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When trying to prove a case of extortion against the accused, the prosecution must prove the threat – either uttered verbally or in writing. For instance, blackmail letters are proof of threat of extortion. It is sufficient that the prosecution prove that the victim believed that the accused was capable of carrying out the threat. The fact that the accused did not have the means to carry out the threat is immaterial to the case.

The prosecution must also prove intent to gain from the threat. The accused must have planned to gain some material advantage by making the threat.

When fighting a case of extortion the prosecution must prove the malicious intent of the accused. This means that the prosecution must show that the accused threatened to reveal information that could damage the victim in some manner. This can be financial damage or psychological. The damage good also be to the good name or reputation of the victim. The threat to expose a person’s deformities, lack of chastity, and so on is covered under the law of extortion.

Further, Florida law makes it clear that the accused can be convicted of extortion even in the information threatened to be revealed covered unlawful activities by the victim. For instance, the law will consider it extortion if the accused has threatened to reveal tax evasion by the victim and therefore obtained financial benefits from the victim according to the Broward Criminal Lawyers of William Moore Criminal Defense.

Florida Statute 836.05 Threats; extortion

Whoever, either verbally or by a written or printed communication, maliciously threatens to accuse another of any crime or offense, or by such communication maliciously threatens an injury to the person, property or reputation of another, or maliciously threatens to expose another to disgrace, or to expose any secret affecting another, or to impute any deformity or lack of chastity to another, with intent thereby to extort money or any pecuniary advantage whatsoever, or with intent to compel the person so threatened, or any other person, to do any act or refrain from doing any act against his or her will, shall be guilty of a felony of the second degree, punishable as provided in s. 775.082, s. 775.083, or s. 775.084.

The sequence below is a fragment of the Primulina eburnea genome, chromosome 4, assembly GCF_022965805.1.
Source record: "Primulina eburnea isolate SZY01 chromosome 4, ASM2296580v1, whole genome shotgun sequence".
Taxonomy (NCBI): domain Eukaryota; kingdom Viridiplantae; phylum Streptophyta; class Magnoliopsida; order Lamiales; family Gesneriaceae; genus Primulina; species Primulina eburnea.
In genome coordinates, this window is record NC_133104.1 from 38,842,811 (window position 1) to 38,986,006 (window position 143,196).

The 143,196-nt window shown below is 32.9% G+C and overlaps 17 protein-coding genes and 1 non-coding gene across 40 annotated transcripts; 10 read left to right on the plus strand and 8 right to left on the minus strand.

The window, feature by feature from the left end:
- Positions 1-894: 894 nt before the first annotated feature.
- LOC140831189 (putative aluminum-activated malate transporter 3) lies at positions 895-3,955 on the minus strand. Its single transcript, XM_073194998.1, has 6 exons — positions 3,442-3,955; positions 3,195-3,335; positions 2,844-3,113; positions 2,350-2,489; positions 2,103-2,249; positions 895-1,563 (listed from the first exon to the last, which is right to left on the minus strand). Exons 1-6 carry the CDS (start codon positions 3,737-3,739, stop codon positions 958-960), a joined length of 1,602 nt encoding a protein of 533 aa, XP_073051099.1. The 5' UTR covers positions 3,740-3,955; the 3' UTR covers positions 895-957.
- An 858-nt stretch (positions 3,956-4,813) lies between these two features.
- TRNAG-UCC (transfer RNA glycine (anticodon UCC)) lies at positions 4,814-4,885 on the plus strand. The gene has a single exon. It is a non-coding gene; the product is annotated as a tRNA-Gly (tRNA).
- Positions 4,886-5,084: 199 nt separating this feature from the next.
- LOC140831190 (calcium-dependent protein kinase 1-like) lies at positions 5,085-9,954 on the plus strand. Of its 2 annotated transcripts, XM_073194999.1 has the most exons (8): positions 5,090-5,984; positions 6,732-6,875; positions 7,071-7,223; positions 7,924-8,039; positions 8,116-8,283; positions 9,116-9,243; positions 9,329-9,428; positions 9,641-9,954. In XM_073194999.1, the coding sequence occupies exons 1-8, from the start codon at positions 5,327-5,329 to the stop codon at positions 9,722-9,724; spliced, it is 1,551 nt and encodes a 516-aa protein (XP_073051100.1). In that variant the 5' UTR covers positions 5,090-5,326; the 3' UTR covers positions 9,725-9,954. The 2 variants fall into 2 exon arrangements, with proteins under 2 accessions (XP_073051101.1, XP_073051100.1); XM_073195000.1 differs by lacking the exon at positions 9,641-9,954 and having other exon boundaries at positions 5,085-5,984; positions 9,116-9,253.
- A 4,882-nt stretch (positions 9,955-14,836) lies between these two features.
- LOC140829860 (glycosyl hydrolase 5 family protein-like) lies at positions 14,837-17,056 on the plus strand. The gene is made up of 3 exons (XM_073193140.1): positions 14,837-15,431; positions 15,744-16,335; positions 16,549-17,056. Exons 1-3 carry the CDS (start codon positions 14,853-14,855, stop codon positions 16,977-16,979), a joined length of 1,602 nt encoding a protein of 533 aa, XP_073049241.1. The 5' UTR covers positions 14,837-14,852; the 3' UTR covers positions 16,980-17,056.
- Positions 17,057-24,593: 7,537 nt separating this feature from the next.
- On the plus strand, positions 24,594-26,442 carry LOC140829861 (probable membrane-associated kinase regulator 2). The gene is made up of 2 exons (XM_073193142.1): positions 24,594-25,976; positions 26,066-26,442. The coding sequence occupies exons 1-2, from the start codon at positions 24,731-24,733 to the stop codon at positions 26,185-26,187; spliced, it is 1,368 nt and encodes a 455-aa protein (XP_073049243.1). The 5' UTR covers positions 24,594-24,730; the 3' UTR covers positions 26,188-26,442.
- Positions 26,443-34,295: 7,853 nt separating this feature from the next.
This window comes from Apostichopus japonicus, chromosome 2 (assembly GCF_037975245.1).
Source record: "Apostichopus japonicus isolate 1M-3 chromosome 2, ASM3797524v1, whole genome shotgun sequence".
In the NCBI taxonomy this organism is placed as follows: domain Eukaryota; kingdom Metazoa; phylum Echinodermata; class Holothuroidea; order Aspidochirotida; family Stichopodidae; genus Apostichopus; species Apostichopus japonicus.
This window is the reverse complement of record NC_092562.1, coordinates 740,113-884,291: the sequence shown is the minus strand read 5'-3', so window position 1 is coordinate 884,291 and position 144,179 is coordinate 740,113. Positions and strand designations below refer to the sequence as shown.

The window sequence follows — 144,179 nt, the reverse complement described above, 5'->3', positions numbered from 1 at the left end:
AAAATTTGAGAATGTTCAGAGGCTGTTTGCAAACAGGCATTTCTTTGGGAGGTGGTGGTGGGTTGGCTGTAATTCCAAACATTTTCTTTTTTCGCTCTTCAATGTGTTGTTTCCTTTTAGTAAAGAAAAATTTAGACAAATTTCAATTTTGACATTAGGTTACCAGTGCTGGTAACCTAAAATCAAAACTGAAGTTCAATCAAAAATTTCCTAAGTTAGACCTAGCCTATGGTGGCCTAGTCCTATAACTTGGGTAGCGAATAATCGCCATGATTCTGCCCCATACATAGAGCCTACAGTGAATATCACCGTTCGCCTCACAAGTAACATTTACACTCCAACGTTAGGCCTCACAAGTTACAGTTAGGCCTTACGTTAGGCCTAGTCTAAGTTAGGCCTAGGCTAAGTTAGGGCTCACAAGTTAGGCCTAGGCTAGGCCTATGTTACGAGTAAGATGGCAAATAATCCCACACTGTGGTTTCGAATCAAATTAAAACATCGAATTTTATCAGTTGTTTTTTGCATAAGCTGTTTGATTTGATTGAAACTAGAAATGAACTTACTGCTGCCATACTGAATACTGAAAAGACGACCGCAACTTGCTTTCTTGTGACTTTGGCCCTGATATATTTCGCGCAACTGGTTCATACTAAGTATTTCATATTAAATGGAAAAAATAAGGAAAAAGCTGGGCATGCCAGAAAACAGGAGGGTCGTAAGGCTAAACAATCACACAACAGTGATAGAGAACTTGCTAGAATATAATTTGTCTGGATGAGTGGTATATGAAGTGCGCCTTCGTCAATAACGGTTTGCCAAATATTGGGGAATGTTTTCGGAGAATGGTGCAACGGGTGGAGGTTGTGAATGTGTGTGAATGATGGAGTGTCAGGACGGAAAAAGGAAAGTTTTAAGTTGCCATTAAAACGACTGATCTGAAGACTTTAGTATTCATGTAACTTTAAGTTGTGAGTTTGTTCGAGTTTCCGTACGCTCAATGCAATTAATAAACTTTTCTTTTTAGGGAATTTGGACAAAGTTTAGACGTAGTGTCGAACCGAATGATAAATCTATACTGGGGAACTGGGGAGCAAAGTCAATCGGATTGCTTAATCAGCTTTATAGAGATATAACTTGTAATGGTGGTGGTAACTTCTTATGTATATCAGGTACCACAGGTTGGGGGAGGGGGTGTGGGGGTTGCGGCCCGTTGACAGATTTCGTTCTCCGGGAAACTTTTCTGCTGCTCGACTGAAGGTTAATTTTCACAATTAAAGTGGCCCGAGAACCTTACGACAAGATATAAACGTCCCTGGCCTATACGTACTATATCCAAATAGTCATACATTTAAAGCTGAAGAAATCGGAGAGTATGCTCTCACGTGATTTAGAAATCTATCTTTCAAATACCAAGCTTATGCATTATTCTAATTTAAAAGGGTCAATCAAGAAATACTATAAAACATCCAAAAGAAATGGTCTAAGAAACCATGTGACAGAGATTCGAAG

In Florida, extortion is a second degree felony. This means that a person convicted of extortion can be imprisoned for up to fifteen years, fined $10,000, or both. Additionally, habitual offenders, those with prior criminal convictions, and so on can face a longer term in prison.William Moore is a veteran Broward criminal lawyer with over 150 criminal jury trials under his belt. Remember, if you are looking for competent representation, always consider an attorney’s past history and experience before deciding. Criminal convictions can be devastating on the accused and his or her family.

The Broward criminal defense lawyers at the law firm of William R. Moore Criminal Defense not only deliver decades of knowledge and experience but also provides legal representation that is steadfast fueled by determination.  If you or a loved one has just been arrested for extortion in the Broward County or Fort Lauderdale area or are facing criminal charges, contact extortion defense  lawyer William R. Moore for immediate legal answers.


In general, the only possible defense against an accusation of extortion is self-defense. The defense lawyers or attorneys can try and prove that the threat uttered by the defendant was made in self-defense, for instance, after the plaintiff had threatened the defendant.

What about Extortion among Family Members? 

According to Broward Criminal Lawyers, threats issued to family members about exposing their secrets in order to obtain financial benefits are also considered extortion. For instance, if during divorce negotiations, one spouse or their lawyer makes statements that threaten to reveal wrongdoings of the other spouse to obtain a better financial settlement, it could be a case of extortion. This can happen if a spouse is aware of tax irregularities, or medical irregularities, or is in a position to damage the other spouse’s business interests by revealing personal and family matters to clients, the public, or the extended family.

Florida law considers extortion to be a second degree felony and penalizes it accordingly. Those threatened by blackmail letters or extortion attempts can take the protection of the law to safeguard their interests.

For more information about this type of case contact Attorney William Moore
(954) 523-5333